Even though farmers predict cotton-growing near Katherine could inject $25.7 million into the economy annually, the town’s mayor Lis Clark said the “community is concerned about how much water will be used”. 

An analysis of the economic impact of cotton-growing by the NT Farmers Association reveals plans to develop 60,000 hectares of cotton in the Douglas Daly region, about 150km from Darwin, which is surrounded by world-famous national parks.

The Territory’s first commercial cotton-processing plant is set to be built 35km north of Katherine on Tarwoo Station.

And Ron Greentree, Australia’s largest wheat farmer, has announced plans to develop 5,000 hectares of irrigated cotton and corn in the Ord Valley in Western Australia’s Kimberley region, saying northern Australia “is the place to farm in the future”. 

Water the big issue

The NT Farmers Association study reveals plans to extract 520 gigalitres of water from the Territory’s Daly River, an iconic destination for barramundi fishing.

“Water availability is critical to ensuring the development of agricultural precincts and plant-based agriculture and horticulture in the NT,” the study said.

“Cotton is envisaged to be the most pivotal plant-based agricultural crop for the region.”

An aerial view of 200 hectares of rain fed cotton crops at Douglas  Station in the Northern Territory. An aerial view of 200 hectares of rain fed cotton crops at Douglas  Station in the Northern Territory.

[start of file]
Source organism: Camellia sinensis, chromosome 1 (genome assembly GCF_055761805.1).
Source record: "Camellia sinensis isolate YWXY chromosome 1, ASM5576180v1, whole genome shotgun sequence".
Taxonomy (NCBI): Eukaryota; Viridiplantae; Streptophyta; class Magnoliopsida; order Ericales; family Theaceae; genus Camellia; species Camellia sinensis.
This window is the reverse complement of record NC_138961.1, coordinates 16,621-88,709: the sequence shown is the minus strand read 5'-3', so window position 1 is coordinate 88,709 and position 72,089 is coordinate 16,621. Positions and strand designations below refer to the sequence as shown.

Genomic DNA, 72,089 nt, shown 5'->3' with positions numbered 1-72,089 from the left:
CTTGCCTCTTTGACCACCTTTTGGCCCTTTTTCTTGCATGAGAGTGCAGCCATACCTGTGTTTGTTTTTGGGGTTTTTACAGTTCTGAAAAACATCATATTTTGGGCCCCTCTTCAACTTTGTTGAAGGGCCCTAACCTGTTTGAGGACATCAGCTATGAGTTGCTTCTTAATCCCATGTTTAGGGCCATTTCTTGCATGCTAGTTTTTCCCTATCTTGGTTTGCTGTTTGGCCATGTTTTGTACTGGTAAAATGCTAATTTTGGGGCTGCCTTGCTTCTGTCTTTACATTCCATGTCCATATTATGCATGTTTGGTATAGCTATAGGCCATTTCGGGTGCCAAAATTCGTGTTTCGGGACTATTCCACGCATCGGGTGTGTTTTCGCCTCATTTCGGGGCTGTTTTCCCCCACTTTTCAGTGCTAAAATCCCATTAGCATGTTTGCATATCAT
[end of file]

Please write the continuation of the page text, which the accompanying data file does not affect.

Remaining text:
On Douglas Station, 200 hectares of cotton have been sustainably grown using just the wet-season rainfall. (

ABC News: Hamish Harty

)

According to the analysis, “between 40 and 50” new cotton farms are envisioned for the region.

Between 500 and 1,500 hectares will be irrigated operations.

Paul Burke, who took the helm of the NT Farmers Association in 2019 after a short stint as the chief executive of the NT Cattlemen’s Association, said 80 to 90 per cent of the cotton that will be grown in the NT will be dry-land or rain-fed cotton, which relies on downpours.

But he concedes water will need to be banked for later and argues “fundamental errors in water planning” are the reason some rivers surrounded by cotton in other parts of Australia are no longer healthy.

Mr Burke said a major part of the NT’s plan will centre on the ability to harvest and store water from floodplains, a practice that has divided Murray-Darling Basin communities and irrigators.

“We have no desire to pressure government to take more groundwater than is already nominated in the water allocation plan,” he said.

“We certainly don’t support dams on iconic rivers – we fundamentally disagree with that.”